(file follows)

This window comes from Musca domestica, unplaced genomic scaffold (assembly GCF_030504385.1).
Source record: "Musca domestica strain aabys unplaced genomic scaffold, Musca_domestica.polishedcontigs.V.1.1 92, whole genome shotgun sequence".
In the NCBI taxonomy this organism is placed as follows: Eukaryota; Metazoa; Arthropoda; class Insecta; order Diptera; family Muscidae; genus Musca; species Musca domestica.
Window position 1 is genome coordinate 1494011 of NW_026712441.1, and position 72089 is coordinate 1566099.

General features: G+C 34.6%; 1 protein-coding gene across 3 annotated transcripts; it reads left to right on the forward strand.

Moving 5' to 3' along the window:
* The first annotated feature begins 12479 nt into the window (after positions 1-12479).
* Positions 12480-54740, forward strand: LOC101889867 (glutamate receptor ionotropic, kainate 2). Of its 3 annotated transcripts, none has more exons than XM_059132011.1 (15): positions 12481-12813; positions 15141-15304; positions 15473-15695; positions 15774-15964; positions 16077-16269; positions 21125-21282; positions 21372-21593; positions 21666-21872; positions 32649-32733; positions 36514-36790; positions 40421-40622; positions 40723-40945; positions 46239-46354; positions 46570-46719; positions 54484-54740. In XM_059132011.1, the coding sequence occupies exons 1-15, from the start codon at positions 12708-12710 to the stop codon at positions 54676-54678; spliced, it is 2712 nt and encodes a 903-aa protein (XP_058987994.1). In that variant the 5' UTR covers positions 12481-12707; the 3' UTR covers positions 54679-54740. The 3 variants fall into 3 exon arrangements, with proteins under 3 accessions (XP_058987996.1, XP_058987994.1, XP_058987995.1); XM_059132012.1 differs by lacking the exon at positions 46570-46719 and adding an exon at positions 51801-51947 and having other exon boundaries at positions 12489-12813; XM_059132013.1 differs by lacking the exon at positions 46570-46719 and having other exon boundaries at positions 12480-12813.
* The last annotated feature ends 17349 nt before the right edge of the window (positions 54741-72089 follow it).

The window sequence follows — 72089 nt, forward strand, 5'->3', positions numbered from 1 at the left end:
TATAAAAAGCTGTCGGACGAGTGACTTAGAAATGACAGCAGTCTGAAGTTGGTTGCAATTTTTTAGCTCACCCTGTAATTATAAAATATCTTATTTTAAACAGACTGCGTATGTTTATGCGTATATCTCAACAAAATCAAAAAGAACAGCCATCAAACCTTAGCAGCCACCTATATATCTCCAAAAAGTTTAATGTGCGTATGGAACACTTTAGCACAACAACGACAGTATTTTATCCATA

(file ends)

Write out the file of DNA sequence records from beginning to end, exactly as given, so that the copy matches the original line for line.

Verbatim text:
This window comes from Musca domestica, unplaced genomic scaffold (assembly GCF_030504385.1).
Source record: "Musca domestica strain aabys unplaced genomic scaffold, Musca_domestica.polishedcontigs.V.1.1 92, whole genome shotgun sequence".
In the NCBI taxonomy this organism is placed as follows: Eukaryota; Metazoa; Arthropoda; class Insecta; order Diptera; family Muscidae; genus Musca; species Musca domestica.
Window position 1 is genome coordinate 1494011 of NW_026712441.1, and position 72089 is coordinate 1566099.

General features: G+C 34.6%; 1 protein-coding gene across 3 annotated transcripts; it reads left to right on the forward strand.

Moving 5' to 3' along the window:
* The first annotated feature begins 12479 nt into the window (after positions 1-12479).
* Positions 12480-54740, forward strand: LOC101889867 (glutamate receptor ionotropic, kainate 2). Of its 3 annotated transcripts, none has more exons than XM_059132011.1 (15): positions 12481-12813; positions 15141-15304; positions 15473-15695; positions 15774-15964; positions 16077-16269; positions 21125-21282; positions 21372-21593; positions 21666-21872; positions 32649-32733; positions 36514-36790; positions 40421-40622; positions 40723-40945; positions 46239-46354; positions 46570-46719; positions 54484-54740. In XM_059132011.1, the coding sequence occupies exons 1-15, from the start codon at positions 12708-12710 to the stop codon at positions 54676-54678; spliced, it is 2712 nt and encodes a 903-aa protein (XP_058987994.1). In that variant the 5' UTR covers positions 12481-12707; the 3' UTR covers positions 54679-54740. The 3 variants fall into 3 exon arrangements, with proteins under 3 accessions (XP_058987996.1, XP_058987994.1, XP_058987995.1); XM_059132012.1 differs by lacking the exon at positions 46570-46719 and adding an exon at positions 51801-51947 and having other exon boundaries at positions 12489-12813; XM_059132013.1 differs by lacking the exon at positions 46570-46719 and having other exon boundaries at positions 12480-12813.
* The last annotated feature ends 17349 nt before the right edge of the window (positions 54741-72089 follow it).

The window sequence follows — 72089 nt, forward strand, 5'->3', positions numbered from 1 at the left end:
TATAAAAAGCTGTCGGACGAGTGACTTAGAAATGACAGCAGTCTGAAGTTGGTTGCAATTTTTTAGCTCACCCTGTAATTATAAAATATCTTATTTTAAACAGACTGCGTATGTTTATGCGTATATCTCAACAAAATCAAAAAGAACAGCCATCAAACCTTAGCAGCCACCTATATATCTCCAAAAAGTTTAATGTGCGTATGGAACACTTTAGCACAACAACGACAGTATTTTATCCATA